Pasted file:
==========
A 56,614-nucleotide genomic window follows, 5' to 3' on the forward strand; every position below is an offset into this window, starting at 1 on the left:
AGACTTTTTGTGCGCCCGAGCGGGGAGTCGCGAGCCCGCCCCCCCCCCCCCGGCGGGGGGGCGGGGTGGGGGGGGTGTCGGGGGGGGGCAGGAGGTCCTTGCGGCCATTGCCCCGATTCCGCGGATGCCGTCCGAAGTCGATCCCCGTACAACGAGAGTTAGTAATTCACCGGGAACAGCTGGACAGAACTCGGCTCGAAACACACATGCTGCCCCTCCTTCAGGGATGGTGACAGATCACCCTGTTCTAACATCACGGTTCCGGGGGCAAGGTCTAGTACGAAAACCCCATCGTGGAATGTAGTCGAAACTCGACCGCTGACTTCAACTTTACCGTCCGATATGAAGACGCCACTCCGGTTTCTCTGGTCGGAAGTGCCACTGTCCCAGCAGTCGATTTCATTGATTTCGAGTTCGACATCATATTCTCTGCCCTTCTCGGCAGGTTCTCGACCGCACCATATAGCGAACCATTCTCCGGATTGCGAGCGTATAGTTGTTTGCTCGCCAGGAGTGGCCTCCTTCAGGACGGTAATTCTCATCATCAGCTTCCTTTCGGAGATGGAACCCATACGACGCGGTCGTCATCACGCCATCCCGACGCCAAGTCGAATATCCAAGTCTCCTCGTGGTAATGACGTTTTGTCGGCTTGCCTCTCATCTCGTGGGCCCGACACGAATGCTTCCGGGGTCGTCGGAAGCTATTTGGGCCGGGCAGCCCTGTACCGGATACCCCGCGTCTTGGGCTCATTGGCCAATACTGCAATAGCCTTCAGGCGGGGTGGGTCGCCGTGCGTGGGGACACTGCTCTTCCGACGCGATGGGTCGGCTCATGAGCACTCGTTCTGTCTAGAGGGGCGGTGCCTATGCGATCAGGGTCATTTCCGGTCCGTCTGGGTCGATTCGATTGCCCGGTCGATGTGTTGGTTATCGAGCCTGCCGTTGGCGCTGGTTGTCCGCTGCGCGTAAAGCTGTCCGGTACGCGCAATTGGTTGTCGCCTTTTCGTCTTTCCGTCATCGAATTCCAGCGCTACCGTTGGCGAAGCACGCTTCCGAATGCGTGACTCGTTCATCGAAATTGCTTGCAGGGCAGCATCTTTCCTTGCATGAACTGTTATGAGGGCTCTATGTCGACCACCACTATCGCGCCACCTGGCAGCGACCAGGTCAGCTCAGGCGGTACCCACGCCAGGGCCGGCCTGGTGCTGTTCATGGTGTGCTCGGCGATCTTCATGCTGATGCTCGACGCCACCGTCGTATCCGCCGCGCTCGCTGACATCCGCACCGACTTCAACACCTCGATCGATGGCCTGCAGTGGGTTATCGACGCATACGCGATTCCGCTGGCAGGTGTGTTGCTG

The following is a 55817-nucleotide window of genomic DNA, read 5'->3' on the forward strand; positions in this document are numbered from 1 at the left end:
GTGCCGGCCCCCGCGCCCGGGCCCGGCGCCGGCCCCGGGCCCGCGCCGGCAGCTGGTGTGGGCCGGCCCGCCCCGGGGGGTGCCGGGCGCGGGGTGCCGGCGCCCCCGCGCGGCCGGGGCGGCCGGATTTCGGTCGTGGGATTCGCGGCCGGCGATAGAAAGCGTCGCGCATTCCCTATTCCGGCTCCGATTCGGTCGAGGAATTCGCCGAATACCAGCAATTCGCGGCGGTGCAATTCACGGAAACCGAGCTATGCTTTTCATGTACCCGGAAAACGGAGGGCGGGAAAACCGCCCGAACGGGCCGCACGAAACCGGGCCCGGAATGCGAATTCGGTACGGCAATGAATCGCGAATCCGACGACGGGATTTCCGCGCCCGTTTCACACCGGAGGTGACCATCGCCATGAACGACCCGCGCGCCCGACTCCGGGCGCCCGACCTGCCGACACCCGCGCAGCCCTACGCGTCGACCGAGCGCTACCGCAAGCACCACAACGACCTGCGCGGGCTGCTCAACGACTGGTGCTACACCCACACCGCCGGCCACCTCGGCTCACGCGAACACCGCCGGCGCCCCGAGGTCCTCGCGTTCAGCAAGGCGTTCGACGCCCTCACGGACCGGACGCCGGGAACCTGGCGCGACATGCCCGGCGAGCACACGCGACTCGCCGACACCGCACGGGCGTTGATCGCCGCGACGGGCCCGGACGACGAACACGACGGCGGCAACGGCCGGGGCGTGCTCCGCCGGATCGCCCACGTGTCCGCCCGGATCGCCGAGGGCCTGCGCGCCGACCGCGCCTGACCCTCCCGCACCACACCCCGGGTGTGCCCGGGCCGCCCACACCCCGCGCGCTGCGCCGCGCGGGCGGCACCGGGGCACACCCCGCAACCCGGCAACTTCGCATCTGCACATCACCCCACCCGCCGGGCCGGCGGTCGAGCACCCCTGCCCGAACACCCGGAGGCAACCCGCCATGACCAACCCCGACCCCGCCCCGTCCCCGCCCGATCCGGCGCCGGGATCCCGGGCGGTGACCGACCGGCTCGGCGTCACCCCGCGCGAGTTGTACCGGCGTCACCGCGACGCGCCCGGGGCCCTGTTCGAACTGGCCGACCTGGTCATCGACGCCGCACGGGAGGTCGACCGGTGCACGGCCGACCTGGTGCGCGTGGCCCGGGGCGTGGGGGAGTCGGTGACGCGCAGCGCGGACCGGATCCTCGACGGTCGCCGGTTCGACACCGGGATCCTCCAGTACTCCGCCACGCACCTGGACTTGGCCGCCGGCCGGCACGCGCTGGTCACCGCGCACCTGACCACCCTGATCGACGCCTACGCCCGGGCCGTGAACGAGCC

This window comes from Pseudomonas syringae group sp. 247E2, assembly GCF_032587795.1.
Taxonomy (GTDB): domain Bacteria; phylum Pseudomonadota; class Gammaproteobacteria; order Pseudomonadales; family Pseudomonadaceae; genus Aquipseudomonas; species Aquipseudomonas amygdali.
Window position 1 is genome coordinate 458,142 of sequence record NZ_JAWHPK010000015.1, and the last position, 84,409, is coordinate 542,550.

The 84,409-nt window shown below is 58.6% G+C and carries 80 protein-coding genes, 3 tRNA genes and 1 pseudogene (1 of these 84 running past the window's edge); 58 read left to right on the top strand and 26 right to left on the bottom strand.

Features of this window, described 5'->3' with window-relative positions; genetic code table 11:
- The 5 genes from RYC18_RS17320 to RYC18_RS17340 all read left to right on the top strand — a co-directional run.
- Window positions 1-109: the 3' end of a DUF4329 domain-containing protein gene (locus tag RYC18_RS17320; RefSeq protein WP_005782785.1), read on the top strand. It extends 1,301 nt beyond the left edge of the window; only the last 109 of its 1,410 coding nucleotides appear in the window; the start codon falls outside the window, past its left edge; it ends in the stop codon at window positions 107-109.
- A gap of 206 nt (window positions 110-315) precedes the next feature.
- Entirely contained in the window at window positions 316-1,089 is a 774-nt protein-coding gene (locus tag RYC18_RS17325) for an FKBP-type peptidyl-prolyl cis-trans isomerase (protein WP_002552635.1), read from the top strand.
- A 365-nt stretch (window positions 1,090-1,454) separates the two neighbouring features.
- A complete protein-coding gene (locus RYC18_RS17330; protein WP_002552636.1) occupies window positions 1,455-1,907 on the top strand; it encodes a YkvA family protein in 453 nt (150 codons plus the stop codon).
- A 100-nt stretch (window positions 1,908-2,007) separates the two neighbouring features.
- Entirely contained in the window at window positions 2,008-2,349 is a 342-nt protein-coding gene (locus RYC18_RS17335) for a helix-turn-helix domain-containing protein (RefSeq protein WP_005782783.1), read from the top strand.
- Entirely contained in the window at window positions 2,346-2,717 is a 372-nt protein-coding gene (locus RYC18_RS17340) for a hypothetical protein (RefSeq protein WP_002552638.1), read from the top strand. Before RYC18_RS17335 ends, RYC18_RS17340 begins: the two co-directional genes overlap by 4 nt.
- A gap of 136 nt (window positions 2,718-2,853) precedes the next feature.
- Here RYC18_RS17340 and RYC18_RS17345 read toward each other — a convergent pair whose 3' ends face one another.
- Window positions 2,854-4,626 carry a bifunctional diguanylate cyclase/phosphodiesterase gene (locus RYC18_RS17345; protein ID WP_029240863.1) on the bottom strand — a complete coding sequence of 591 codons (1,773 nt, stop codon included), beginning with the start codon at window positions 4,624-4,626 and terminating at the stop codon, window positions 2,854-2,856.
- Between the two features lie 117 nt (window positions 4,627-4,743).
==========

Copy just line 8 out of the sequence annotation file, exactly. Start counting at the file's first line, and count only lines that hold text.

The 84,409-nt window shown below is 58.6% G+C and carries 80 protein-coding genes, 3 tRNA genes and 1 pseudogene (1 of these 84 running past the window's edge); 58 read left to right on the top strand and 26 right to left on the bottom strand.